Historically, a Florida workers compensation claimant attorney will enter into pretrial stipulations with the insurance company attorney regarding injuries for which the Florida workers compensation insurance company accepts responsibility and agrees to provide treatment. The workmens comp Judge then enters an order approving the stipulations. For instance, a Florida workers compensation claimant’s lawyer and the insurance company may agree that the employee injured his back when he slipped and fell at work and the insurance company agrees to treat the back which is then approved by the judge in the pretrial order.
As the case progresses, the Florida workers compensation insurance company may contact the doctor and find out that the doctor doesn’t think the need for treatment of the back is caused by the on-the-job accident. As a result, the workers comp carrier cuts off or denies medical care or treatment for the workers compensation claim.
In Jackson v. Merit Electric, 37 So.3d 381 ( Fla, 1st DCA 2010) the court issued the mandate to workers compensation insurance companies that they are bound by their earlier stipulations to treat injuries they accept as caused by the industrial accident.
Jackson originally injured his knee at work in 1984. His back began bothering him in 2003. In 2007, the workers compensation claimant attorney filed a petition seeking care for the back. The parties entered into a pretrial stipulation agreeing to provide treatment to the back and the judge entered an order approving the stipulation. Later, the workers compensation lawyer for the insurance company argued to the judge that it had contacted the doctor and the doctor stated that the need for treatment was due to a subsequent incident and unrelated conditions.
The court held that after the injured worker and the workers compensation insurance company enter into a stipulation to provide treatment to a condition that’s been approved by the judge’s order, the employee has satisfied his burden to obtain treatment from the worker compensation insurance company for the stipulated injuries unless the workers compensation insurance company can establish a break in the stipulated causal connection by a new accident or the need for treatment is from a condition for which insurance company has not accepted responsibility. The court explained that workers compensation insurance companies do not provide treatment as a result of an “accident”. Instead, they provide treatment for “injuries” resulting from accidents. Apparently, once the insurance company stipulates to provide treatment for a condition such as the back, agreeing that it results from the industrial accident, as the insurance company did in Jackson, the court will hold them to it.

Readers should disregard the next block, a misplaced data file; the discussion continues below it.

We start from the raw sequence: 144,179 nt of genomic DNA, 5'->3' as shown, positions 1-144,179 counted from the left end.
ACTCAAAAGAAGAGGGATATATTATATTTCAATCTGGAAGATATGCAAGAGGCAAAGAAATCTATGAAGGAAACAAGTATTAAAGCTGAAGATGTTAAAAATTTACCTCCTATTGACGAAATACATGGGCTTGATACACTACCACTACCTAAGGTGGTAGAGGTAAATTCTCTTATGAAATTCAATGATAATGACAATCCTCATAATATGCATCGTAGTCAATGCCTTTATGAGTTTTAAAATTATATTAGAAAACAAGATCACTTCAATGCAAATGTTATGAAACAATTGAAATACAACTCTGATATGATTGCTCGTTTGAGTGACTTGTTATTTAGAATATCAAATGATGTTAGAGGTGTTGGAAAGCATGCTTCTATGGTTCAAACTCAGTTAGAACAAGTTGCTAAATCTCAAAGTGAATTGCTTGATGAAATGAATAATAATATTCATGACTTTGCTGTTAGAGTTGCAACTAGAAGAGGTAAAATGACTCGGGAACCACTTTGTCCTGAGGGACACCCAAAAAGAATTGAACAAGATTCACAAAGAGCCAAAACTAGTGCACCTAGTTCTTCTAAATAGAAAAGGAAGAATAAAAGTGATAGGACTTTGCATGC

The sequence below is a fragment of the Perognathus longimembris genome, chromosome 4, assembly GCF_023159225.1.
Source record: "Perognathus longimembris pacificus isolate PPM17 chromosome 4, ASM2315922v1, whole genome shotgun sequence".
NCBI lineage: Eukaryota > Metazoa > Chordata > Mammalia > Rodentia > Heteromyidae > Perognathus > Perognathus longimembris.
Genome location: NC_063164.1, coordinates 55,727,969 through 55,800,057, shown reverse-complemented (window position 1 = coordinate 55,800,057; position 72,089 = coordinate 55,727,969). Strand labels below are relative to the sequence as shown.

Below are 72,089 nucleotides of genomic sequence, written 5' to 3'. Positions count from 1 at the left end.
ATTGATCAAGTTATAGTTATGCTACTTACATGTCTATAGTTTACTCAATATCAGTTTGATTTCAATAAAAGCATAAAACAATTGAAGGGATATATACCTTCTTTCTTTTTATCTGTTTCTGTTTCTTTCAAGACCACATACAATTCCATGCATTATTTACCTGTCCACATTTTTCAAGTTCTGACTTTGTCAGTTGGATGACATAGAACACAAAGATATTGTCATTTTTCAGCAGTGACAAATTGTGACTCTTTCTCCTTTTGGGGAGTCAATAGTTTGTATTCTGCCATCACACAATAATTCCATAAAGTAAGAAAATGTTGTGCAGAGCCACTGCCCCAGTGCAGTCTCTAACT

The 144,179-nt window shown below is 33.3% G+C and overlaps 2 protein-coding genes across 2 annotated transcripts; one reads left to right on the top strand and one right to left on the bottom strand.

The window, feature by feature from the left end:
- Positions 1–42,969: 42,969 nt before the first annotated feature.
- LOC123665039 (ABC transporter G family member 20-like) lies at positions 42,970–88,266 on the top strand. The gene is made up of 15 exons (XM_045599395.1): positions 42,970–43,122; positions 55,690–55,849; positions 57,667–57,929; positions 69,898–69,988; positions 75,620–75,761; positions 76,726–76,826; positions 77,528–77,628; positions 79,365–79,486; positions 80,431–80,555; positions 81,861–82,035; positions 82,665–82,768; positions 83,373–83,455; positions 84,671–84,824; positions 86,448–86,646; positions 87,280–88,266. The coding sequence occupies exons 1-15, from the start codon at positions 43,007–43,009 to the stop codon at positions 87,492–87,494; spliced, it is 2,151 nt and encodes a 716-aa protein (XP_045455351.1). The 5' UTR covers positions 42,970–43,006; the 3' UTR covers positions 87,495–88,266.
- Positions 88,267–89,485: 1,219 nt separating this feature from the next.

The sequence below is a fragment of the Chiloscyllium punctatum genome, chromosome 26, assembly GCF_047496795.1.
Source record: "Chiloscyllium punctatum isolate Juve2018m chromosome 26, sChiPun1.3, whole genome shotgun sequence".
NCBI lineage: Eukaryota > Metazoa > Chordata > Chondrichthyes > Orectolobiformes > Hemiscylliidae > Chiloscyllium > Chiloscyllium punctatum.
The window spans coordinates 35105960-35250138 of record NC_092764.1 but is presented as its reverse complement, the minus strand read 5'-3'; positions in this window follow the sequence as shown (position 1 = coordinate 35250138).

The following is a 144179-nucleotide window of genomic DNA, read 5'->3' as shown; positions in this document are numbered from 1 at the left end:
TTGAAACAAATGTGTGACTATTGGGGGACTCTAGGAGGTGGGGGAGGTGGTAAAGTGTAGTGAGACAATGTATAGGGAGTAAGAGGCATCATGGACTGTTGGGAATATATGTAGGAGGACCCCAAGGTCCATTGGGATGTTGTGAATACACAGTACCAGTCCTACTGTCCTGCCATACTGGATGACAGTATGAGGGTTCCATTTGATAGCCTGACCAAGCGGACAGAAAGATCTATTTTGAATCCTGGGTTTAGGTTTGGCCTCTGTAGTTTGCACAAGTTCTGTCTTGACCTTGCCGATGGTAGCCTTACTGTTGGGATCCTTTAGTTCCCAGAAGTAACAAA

The Jackson case has an interesting set of facts. The workers compensation insurance company attorney stipulated to treating the back condition, 20 years after the injury to the knee. Then, several months later, the doctor gave his opinion that his treatment was for injuries that were not caused by the work accident. Instead, the doctor believed that the need for treatment to back was caused by an incident when the employee was shooting pool fourteen years after the accident at work. (The doctor also believed the need for treatment was the normal degenerative process.)
The court rejected the doctor’s testimony as not “competent” on the basis that the doctor had not been made aware of the insurance companies acceptance of responsibility to treat the back condition. As a result, his testimony could not be considered evidence to prove a subsequent intervening accident or unrelated condition to relieve the insurance company of their responsibility to provide treatment to the injuries it had stipulated it would treat .
Workers compensation claimant’s attorneys can expect to see insurance companies advising doctors that they have stipulated to providing treatment to conditions. When the doctor’s deposition is taken later they will have the doctor testify that the treatment is for a subsequent intervening accident or an unrelated condition. Then they will argue to the judge that the opinion is now somehow competent since the workers compensation insurance company has advised the doctor of the pretrial stipulation and order.
In the alternative, it is expected that workers compensation insurance companies will be filing motions to amend the pretrial stipulation and order to undo what they have agreed to provide in the way of treatment for conditions they have stipulated are covered by workers compensation.
Also, Florida Rule of Administrative Procedure 60Q-113(5) allows for amendments of the pretrial stipulations so long as the amendment is served more than 30 days before the trial. Unilateral announcements by the workers compensation insurance company announcing that it is no longer accepting responsibility for a condition which needs treatment will be attempted.